Culture Secretary wants BBC to be open about star pay
- 25 July 2010
- From the section Entertainment & Arts
Culture Secretary Jeremy Hunt has called on the BBC to be more open about how much it pays its top stars.
Speaking on BBC One's Andrew Marr Show, Mr Hunt said that the corporation should be clear about how it spends the public's money.
Earlier this month the BBC Trust said details of star pay would be revealed in bands, but not individual salaries.
Mr Hunt said the public was "genuinely divided" over the issue and needed to make up their own minds.
"The difficulty here is that the public is genuinely divided - some people say 'why should we pay huge salaries for stars on the BBC when we can see them on ITV?'," he said.
"Other people say 'look, one of the reasons I pay my licence fee is I want to see people like Brucie doing Strictly Come Dancing'.
"There is a genuine division there and I think the best way to resolve that is for the BBC to be open about the packages that it pays to celebrities.
"We have learned in government that transparency is the best way to solve a lot of these issues because you are saying to the public 'look, you're grown up, you make up your own mind'."
Mr Hunt said he also wanted to meet BBC director general, Mark Thompson, to discuss the salaries the corporation pays its top executives.
He said while the BBC had made "some steps in the right direction" it needed to show it was on the "same planet as everyone else" when it came to pay for top executives.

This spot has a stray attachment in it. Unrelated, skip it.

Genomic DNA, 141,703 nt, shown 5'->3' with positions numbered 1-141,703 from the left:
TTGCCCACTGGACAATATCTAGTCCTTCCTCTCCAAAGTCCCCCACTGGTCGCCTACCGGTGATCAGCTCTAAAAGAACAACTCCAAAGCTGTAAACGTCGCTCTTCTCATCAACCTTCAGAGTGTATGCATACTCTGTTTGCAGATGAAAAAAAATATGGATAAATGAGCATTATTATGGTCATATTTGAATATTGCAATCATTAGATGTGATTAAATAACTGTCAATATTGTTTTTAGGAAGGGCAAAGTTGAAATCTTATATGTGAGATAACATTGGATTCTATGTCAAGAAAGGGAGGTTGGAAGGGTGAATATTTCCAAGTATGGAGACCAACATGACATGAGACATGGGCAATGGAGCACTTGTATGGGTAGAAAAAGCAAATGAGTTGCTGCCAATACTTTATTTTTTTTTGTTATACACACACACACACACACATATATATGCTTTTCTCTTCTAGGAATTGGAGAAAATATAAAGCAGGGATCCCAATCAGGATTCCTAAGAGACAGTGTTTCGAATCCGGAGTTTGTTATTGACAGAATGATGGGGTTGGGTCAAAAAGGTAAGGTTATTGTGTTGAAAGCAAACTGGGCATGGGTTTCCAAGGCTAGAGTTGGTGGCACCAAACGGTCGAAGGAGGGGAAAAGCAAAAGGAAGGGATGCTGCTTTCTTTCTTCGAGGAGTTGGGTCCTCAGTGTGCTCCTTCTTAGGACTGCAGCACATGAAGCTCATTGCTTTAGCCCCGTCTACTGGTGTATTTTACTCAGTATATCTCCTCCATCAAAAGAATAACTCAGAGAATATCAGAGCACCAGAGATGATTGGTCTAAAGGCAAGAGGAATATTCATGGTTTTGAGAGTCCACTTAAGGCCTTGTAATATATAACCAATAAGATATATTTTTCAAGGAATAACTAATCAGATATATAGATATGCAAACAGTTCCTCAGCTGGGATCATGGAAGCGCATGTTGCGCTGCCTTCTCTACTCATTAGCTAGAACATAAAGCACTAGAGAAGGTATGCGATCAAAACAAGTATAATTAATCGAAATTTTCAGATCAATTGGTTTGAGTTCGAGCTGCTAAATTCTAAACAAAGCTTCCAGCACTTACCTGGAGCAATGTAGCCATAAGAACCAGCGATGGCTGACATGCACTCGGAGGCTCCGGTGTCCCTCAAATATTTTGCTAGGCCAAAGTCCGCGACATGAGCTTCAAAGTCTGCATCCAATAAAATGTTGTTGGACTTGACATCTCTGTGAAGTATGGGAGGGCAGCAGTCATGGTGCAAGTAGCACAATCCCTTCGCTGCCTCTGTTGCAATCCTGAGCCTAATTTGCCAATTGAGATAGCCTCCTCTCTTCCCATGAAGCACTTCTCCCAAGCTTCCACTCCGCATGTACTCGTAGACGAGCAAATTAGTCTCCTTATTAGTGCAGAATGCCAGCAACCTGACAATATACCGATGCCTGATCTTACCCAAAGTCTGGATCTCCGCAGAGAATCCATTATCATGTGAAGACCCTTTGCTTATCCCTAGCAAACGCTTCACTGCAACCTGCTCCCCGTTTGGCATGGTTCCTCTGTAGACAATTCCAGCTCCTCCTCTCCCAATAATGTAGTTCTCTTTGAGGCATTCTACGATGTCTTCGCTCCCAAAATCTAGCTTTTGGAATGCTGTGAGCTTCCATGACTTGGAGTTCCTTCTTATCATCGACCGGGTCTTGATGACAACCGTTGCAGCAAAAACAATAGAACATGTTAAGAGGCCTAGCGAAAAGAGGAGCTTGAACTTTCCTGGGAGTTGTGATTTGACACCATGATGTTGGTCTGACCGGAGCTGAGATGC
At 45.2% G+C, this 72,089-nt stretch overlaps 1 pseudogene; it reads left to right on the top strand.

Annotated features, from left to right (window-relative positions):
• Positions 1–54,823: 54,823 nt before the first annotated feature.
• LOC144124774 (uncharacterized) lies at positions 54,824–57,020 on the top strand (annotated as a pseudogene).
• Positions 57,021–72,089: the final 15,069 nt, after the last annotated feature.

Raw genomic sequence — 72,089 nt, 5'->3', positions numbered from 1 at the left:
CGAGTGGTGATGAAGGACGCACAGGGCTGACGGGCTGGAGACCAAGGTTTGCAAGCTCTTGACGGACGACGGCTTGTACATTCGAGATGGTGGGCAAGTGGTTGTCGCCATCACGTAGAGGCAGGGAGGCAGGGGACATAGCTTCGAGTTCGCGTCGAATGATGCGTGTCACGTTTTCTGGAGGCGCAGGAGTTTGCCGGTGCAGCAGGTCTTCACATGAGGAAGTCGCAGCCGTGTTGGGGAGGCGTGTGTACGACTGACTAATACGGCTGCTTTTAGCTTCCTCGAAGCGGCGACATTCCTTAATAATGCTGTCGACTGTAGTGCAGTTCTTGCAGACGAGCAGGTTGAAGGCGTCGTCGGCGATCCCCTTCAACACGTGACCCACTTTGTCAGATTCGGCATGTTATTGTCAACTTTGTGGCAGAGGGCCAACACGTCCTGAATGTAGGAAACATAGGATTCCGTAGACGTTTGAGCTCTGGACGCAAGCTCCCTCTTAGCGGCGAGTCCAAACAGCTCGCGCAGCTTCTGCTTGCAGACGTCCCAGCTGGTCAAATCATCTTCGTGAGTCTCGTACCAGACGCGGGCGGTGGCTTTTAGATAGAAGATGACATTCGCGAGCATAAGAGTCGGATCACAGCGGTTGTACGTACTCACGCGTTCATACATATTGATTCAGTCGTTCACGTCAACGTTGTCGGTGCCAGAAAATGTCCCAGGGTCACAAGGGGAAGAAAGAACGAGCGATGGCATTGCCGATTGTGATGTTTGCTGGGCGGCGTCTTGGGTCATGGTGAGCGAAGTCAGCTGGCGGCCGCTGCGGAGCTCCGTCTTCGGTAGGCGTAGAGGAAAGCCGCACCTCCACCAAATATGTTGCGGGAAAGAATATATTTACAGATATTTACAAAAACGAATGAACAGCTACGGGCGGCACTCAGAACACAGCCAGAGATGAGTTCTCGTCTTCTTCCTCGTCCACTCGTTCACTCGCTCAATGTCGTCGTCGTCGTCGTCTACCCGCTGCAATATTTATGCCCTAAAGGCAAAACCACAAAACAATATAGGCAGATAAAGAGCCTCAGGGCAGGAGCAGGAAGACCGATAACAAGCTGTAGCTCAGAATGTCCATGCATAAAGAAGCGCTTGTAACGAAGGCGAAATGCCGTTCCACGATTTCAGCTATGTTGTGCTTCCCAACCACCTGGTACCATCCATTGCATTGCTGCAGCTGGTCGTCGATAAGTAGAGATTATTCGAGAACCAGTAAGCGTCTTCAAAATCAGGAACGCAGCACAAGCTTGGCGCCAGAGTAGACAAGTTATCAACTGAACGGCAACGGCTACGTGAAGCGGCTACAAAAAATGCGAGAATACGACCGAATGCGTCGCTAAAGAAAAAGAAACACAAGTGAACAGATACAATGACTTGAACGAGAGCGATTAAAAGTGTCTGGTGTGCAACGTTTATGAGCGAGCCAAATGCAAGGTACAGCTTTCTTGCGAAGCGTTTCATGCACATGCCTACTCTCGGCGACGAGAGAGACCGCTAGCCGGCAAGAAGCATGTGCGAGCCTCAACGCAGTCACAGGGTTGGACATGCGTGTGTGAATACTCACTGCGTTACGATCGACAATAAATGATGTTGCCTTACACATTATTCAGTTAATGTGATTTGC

The BBC recently announced it would reduce the pay of its top executives and slim down its senior management.
Mr Hunt said: "We will be having discussions over the future of the next licence fee settlement next year in which I will be talking to Mark and the BBC management in a lot of detail.
"I do want the BBC to demonstrate that when it comes to their management pay they are on the same planet as everyone else.
"Because of the economic inheritance that we are facing, government ministers have been careful with every single penny of taxpayers' money and the BBC does need to show it is careful with every penny of licence fee payers' money as well."
Mr Hunt also said the way that the licence fee is collected may have to change to keep up with changes in technology.
He said while the government "accepts the principle of the licence fee... the way we collect it may have to be rethought".
And he also signalled that the BBC should consider reducing its online activity.
"The web is a very good area where the BBC needs to have clearer red lines on what it will and won't do."
Meanwhile, claims in the Sunday Express that Mr Thompson and the BBC's executive directors stand to gain from a "secret pension pot" have been denied by the BBC.
The newspaper said a multi-million-pound so-called "slush fund" is for Mr Thompson and eight executive board members while BBC staff are being asked to accept a cap on the amount pensionable salaries of existing members can grow by to 1% a year.
But the BBC said the figures quoted form part of the remuneration for the executive board that is published annually in the BBC's Annual Report & Accounts.
In a statement the BBC said: "In addition to the changes to the Pension Scheme that the BBC is proposing we are also reviewing all aspects of pension provision, including that for senior managers.
"We will announce these together with any other changes to the proposals after the consultation closes."